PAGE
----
Drum sample libraries have progressed in leaps and bounds over the last few years. While we’ve covered many an electronic tip in the topic here at AskAudio, one thing we haven’t touched on much is how to make the most out of your virtual instruments when you’re looking to ‘fool the listener’. Here are four tips on where to start when your project’s budget doesn’t include money for a drummer and you need to dust off your copy of BFD, Superior Drummer, or a similar instrument.
While the title of this section can sound a bit unsanitary, tweaking the mixer and applying ‘leakage’ is a must for realistic sounding virtual drums. With a real kit, the microphones will always encounter some amount of ‘leakage’—when the sound from a snare drum is picked up by the tom mic, for example.
Modern virtual instruments anticipate that, and allow you to adjust the amount of virtual leakage that occurs. This gives the drums a more open and realistic feel, and can help your drum part breathe a bit and sound less mechanical.
Applying 100% quantization is a sure-fire way to make your drums sound a bit robotic. Most DAWs will allow you to quantize to a percentage value, and staying away from 100% can help you tighten up a drum part without choking the life out of it. If you have the time, I have also gone really old school and simply gone through a drum part manually and lined up the parts I wanted to while letting parts of it ebb and flow a bit from the strict tempo. Some drum instruments even have a ‘humanize’ setting that takes this into account and even drifts the timing by a few milliseconds manually even if you quantize to 100%.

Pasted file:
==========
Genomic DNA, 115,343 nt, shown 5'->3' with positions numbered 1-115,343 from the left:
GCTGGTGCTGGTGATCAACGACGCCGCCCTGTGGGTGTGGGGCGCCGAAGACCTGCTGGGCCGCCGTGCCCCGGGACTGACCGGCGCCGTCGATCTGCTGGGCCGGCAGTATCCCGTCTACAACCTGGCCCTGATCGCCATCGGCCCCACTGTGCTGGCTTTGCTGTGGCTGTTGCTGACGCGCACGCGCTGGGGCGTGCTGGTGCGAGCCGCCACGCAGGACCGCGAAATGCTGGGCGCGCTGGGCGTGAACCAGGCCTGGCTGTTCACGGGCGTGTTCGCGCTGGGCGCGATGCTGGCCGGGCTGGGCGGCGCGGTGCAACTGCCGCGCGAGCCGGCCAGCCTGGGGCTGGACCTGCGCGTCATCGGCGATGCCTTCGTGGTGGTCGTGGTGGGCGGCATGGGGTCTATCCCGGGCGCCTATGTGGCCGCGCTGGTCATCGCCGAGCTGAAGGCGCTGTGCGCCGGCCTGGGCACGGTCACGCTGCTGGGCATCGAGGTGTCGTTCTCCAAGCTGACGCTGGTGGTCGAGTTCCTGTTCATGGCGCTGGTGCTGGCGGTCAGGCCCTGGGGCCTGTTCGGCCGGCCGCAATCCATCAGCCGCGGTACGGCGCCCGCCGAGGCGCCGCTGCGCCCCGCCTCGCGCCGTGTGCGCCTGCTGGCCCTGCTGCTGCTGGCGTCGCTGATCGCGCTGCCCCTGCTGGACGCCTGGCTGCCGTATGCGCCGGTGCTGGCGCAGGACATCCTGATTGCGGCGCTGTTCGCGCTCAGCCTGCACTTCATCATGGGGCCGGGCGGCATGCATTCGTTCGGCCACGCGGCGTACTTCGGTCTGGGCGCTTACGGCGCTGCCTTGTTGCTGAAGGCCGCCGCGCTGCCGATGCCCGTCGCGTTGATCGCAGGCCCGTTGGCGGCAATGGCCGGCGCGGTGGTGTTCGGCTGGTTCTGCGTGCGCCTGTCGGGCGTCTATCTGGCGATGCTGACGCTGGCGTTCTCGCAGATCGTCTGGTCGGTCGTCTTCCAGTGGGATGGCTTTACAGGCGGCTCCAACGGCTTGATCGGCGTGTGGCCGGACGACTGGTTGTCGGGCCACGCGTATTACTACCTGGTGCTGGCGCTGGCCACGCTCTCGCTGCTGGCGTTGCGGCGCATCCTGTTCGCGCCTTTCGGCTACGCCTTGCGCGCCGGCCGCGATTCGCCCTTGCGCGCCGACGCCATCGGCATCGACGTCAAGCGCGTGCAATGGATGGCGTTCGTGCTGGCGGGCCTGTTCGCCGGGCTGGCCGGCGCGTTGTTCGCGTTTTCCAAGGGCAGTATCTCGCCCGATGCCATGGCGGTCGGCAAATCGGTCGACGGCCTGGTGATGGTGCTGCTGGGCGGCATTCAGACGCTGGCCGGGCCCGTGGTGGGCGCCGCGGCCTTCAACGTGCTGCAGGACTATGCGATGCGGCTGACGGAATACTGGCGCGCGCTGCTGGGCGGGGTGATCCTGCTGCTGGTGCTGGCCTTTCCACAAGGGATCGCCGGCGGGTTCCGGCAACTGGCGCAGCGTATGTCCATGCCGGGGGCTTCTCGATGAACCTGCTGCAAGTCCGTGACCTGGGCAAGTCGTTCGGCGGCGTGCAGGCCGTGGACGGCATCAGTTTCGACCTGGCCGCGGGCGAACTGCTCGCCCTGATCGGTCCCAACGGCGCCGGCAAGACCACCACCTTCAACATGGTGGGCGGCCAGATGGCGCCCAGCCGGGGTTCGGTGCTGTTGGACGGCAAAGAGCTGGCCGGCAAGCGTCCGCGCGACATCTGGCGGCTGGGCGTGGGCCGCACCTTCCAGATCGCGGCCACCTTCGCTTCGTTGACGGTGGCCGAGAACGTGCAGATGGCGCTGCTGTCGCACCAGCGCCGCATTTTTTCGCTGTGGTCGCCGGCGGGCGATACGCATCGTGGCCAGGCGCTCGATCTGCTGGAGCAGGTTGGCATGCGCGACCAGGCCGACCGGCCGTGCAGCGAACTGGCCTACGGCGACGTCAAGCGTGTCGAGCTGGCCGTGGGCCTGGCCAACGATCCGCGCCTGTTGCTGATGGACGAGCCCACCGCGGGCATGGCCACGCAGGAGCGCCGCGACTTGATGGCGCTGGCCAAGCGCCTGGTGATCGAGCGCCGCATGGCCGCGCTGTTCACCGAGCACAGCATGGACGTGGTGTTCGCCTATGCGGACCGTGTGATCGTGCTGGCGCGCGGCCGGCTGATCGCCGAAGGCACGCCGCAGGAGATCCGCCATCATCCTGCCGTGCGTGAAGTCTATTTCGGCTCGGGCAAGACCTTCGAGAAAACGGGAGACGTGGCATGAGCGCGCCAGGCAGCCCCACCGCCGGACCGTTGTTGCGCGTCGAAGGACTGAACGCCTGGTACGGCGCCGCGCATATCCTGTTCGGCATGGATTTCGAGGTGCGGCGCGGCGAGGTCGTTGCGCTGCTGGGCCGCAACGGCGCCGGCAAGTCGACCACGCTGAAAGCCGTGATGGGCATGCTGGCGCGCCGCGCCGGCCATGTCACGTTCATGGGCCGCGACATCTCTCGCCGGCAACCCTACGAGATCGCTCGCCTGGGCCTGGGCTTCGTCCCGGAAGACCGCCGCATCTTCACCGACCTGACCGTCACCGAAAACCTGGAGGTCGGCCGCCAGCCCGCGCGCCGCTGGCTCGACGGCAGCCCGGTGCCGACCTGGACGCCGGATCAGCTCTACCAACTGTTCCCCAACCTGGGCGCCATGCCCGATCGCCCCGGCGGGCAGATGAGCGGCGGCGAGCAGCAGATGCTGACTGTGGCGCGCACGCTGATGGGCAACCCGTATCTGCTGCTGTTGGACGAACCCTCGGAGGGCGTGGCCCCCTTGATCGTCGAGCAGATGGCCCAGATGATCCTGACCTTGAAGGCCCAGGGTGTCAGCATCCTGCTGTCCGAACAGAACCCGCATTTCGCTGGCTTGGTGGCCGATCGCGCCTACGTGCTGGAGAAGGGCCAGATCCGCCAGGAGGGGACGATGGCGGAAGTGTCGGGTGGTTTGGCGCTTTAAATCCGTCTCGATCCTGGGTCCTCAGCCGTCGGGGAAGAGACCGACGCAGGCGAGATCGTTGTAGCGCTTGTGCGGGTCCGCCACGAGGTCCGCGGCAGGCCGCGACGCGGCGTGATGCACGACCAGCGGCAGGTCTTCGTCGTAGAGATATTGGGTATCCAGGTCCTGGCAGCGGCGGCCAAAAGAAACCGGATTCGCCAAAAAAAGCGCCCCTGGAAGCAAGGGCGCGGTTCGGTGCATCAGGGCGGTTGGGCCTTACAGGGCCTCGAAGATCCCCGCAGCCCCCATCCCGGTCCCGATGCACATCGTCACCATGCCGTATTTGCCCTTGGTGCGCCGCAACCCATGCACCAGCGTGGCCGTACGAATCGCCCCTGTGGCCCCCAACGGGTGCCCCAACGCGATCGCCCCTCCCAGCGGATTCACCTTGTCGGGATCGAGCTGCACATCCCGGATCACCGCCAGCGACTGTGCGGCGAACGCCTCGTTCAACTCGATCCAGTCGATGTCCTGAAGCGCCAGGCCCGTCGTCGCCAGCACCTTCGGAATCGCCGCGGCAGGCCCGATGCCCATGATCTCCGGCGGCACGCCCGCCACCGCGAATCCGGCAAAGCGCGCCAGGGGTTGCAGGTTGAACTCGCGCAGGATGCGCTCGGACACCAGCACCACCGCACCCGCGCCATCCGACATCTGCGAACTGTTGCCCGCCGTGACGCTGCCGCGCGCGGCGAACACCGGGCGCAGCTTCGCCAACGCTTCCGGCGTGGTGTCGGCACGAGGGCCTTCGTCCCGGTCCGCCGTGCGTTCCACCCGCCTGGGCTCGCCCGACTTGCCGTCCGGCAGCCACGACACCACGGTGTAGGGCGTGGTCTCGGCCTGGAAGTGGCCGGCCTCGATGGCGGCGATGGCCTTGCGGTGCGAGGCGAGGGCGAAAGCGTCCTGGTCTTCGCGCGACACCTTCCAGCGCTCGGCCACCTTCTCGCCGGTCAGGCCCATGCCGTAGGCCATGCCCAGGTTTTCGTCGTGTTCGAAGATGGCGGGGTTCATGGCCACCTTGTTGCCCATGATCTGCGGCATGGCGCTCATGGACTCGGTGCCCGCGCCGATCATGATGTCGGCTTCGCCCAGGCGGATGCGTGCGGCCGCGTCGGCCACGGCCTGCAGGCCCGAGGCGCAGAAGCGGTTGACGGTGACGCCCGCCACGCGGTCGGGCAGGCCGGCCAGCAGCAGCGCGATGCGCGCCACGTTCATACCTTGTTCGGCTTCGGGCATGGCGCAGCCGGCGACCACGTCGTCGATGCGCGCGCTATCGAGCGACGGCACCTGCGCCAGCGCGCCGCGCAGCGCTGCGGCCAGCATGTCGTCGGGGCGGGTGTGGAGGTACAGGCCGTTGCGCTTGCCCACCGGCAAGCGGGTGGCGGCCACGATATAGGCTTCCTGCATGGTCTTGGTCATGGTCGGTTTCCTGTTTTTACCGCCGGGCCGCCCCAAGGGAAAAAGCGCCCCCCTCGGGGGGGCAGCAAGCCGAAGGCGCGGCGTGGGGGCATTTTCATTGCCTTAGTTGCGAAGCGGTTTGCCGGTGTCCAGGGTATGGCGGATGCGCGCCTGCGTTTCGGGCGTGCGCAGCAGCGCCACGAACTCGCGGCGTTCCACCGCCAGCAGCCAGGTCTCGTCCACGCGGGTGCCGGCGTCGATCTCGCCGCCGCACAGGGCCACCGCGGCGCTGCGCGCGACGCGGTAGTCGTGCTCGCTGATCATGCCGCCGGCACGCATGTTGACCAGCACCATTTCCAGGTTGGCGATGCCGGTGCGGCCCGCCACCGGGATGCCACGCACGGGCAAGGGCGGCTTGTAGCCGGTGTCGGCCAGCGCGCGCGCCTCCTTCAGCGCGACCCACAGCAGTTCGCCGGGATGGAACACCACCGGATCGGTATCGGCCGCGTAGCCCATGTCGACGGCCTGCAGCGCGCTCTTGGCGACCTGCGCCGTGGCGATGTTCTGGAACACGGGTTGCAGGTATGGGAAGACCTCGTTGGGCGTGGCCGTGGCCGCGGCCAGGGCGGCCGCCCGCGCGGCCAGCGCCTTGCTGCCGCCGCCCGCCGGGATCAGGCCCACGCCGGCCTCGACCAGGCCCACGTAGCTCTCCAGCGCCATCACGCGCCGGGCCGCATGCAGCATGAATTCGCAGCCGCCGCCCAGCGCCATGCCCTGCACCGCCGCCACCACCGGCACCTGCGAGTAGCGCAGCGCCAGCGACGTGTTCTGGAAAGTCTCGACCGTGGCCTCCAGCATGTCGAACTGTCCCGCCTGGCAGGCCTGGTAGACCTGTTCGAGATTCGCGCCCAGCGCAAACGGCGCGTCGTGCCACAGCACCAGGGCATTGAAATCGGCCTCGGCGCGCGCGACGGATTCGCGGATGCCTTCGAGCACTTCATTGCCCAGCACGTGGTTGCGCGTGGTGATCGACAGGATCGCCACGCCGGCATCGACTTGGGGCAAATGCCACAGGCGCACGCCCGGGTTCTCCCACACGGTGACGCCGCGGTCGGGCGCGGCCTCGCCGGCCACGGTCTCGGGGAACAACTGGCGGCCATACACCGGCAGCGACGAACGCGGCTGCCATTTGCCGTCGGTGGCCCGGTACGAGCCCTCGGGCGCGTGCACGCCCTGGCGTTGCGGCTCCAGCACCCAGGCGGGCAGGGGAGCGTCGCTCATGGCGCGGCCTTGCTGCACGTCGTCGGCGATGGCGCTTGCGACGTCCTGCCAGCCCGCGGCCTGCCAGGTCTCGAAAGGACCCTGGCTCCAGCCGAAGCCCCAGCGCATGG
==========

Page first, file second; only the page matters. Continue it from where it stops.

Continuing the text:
If you recorded an acoustic drum set, you’d likely use your full suite of killer AU effects on each and every piece of it. Why deviate from this process just because you’re using samples? Sure, the mixer that comes with your VI is nice, but putting the extra effort in and using a ‘multi-out’ or ‘producer kit’ will give you the flexibility and control to EQ, compress, and process each drum manually just as if you were using stems of a real drum set.
Sometimes we can get so caught it up trying to make everything sound real that we forget how much digital help modern drum kits are given in post production! Nearly every pop song has a sub-kick or sampled kick layered over the top of the acoustic one, and utilizing electronic samples is a staple of modern production. Don’t forget to do this if the style dictates it appropriate! There’s no law that says you can’t use BFD and Battery at the same time!
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